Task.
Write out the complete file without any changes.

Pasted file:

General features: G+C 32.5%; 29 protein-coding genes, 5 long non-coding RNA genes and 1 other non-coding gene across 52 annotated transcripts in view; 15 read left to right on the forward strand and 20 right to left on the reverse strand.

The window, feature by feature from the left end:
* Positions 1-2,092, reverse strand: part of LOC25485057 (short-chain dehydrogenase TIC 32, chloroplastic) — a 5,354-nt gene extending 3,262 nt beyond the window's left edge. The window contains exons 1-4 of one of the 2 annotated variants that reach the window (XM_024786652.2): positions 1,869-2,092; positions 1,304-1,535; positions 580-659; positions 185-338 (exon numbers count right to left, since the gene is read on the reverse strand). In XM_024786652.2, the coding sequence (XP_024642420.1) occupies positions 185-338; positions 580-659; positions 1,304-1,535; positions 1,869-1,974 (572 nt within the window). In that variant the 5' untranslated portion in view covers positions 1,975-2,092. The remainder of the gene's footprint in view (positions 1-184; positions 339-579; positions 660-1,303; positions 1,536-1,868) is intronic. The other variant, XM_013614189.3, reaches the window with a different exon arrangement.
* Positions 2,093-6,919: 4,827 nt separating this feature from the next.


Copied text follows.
General features: G+C 32.5%; 29 protein-coding genes, 5 long non-coding RNA genes and 1 other non-coding gene across 52 annotated transcripts in view; 15 read left to right on the forward strand and 20 right to left on the reverse strand.

The window, feature by feature from the left end:
* Positions 1-2,092, reverse strand: part of LOC25485057 (short-chain dehydrogenase TIC 32, chloroplastic) — a 5,354-nt gene extending 3,262 nt beyond the window's left edge. The window contains exons 1-4 of one of the 2 annotated variants that reach the window (XM_024786652.2): positions 1,869-2,092; positions 1,304-1,535; positions 580-659; positions 185-338 (exon numbers count right to left, since the gene is read on the reverse strand). In XM_024786652.2, the coding sequence (XP_024642420.1) occupies positions 185-338; positions 580-659; positions 1,304-1,535; positions 1,869-1,974 (572 nt within the window). In that variant the 5' untranslated portion in view covers positions 1,975-2,092. The remainder of the gene's footprint in view (positions 1-184; positions 339-579; positions 660-1,303; positions 1,536-1,868) is intronic. The other variant, XM_013614189.3, reaches the window with a different exon arrangement.
* Positions 2,093-6,919: 4,827 nt separating this feature from the next.